Today, Ascensia Diabetes Care has announced the launch of its upgraded version of the CONTOUR®DIABETES app in the United States. This latest version includes the new My Patterns feature, which uses innovative algorithms to more intelligently analyze blood glucose results received from the CONTOUR®NEXT ONE meter, and delivers personalized meaningful feedback to patients. This feedback is designed to help patients improve diabetes self-management and maintain positive lifestyle changs. This new release will be available from today in the Apple App Store (iOS) and Google Play (Android), and is now available in 24 countries worldwide.
First launched in 2016, the CONTOUR®DIABETES app is designed to seamlessly connect to the CONTOUR®NEXT ONE meter†. The My Patterns feature on the upgraded CONTOUR®DIABETES app analyzes data received from the meter to identify and notify the user of sub-optimal patterns in their blood glucose readings. Once it has notified the user that a pattern has been identified, the CONTOUR®DIABETES app will prompt users about the possible causes of the pattern and provide guidance to help address it.
It allows patients to set reminders or use testing plans to help improve their blood glucose patterns, and will track their progress to see if the pattern improves over time*. The latest version of the app includes the ability to recognize 14 different patterns and use 11 different structured testing plans. The app will continue to evolve in the future to include additional patterns and testing plans, as well as adding new features and functionality.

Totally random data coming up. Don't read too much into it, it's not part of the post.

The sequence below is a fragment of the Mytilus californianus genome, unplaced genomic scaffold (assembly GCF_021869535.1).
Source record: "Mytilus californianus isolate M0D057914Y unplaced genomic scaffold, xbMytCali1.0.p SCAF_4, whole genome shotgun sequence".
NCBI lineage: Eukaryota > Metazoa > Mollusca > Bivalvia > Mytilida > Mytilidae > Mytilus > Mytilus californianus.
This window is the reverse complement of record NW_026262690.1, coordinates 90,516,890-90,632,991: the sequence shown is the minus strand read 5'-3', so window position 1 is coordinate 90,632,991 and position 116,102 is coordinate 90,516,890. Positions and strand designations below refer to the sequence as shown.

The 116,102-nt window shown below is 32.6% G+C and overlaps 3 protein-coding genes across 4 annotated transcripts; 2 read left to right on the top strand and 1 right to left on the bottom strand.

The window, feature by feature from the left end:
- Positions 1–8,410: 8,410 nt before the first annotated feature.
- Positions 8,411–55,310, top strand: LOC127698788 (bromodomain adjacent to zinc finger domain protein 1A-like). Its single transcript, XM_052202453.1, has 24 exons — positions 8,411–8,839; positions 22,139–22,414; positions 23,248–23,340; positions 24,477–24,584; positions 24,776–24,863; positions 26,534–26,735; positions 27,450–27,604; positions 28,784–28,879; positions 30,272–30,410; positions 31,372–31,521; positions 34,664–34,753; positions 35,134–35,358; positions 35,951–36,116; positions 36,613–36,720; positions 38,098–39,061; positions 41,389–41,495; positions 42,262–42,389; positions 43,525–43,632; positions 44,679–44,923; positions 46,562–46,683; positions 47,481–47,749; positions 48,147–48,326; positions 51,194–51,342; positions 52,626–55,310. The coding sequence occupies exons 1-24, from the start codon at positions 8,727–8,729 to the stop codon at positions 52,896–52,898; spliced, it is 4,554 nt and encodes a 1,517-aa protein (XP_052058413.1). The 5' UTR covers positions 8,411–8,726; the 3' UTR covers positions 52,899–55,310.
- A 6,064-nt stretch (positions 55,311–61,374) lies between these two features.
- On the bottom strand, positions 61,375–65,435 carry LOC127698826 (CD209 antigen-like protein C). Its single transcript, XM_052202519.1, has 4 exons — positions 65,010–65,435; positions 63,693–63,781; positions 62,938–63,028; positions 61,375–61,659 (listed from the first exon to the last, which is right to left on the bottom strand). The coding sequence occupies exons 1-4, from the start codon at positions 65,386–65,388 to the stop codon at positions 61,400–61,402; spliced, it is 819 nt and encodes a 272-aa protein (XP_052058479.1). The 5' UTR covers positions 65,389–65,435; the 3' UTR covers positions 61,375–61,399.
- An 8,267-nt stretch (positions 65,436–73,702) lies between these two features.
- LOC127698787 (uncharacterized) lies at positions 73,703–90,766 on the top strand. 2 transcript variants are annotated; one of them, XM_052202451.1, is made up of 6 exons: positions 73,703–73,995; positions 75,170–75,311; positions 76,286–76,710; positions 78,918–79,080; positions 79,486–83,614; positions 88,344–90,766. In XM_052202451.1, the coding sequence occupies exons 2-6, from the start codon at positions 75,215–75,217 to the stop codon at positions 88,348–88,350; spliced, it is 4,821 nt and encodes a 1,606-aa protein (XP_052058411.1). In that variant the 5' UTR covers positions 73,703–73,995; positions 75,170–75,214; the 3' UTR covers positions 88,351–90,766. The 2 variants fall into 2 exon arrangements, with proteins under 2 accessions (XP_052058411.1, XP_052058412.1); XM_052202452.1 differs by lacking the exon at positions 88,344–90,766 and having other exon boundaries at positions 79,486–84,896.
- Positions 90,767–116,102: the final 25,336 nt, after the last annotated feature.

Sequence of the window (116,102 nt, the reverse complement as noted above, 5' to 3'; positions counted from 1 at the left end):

My Patterns has been developed using evidence-based behavioral science concepts from the Information, Motivation and Behavioral Skills (IMB) model of health behavior change, pioneered by health psychologists Dr. William Fisher and Dr. Jeffrey Fisher. This well-researched model shows that people with diabetes need actionable information, motivation to act on that information and a set of specific behavioral skills, in order to make changes to improve the self-management of their diabetes.
Studies to assess this model have demonstrated that the presence of all three elements in people with diabetes is associated with more frequent blood glucose testing and improved self-management actions Fisher WA, Kohut T, Schachner H, Stenger P. The Diabetes Educator (2011) 37;1:85-94. The My Patterns feature of the CONTOUR®DIABETES app is designed to help the user in these three areas and support more effective self-management, enabled by technology.
The CONTOUR®NEXT ONE BGMS is also the most accurate system that has been developed by Ascensia Diabetes Care to date. Published study data has shown the CONTOUR®NEXT ONE BGMS to be remarkably accurate, meeting EN ISO 15197:2015 accuracy criteria International Organization for Standardization (2015). In vitro diagnostic test systems—requirements for blood-glucose monitoring systems for self-testing in managing diabetes mellitus (EN ISO 15197:2015) in both the laboratory and clinical setting. A study has shown that 95% of results were within ±8.4 mg/dL or ±8.4% of the laboratory reference values for glucose concentrations < 100 mg/dL or ≥ 100 mg/dL, respectively, when tested via subject obtained fingerstick results.
“Self-management is essential in diabetes, and three decades of research concerning the Information—Motivation—
Behavioral Skills model of health behavior show that well informed and well–motivated individuals who have the skills needed to initiate and maintain health behaviors can do so effectively and over the long-term. The IMB model—stressing the provision of actionable diabetes self-management information, motivation to act on it, and skills development for acting effectively—helped guide development of this latest version of the CONTOUR®DIABETES app to create an accessible, intuitive tool that employs an evidence- based health behavior model delivered through the latest technology, to enable more effective and personalized diabetes self-management,” said Dr. William Fisher, Professor of Psychology and health psychologist at Western University, London, Canada.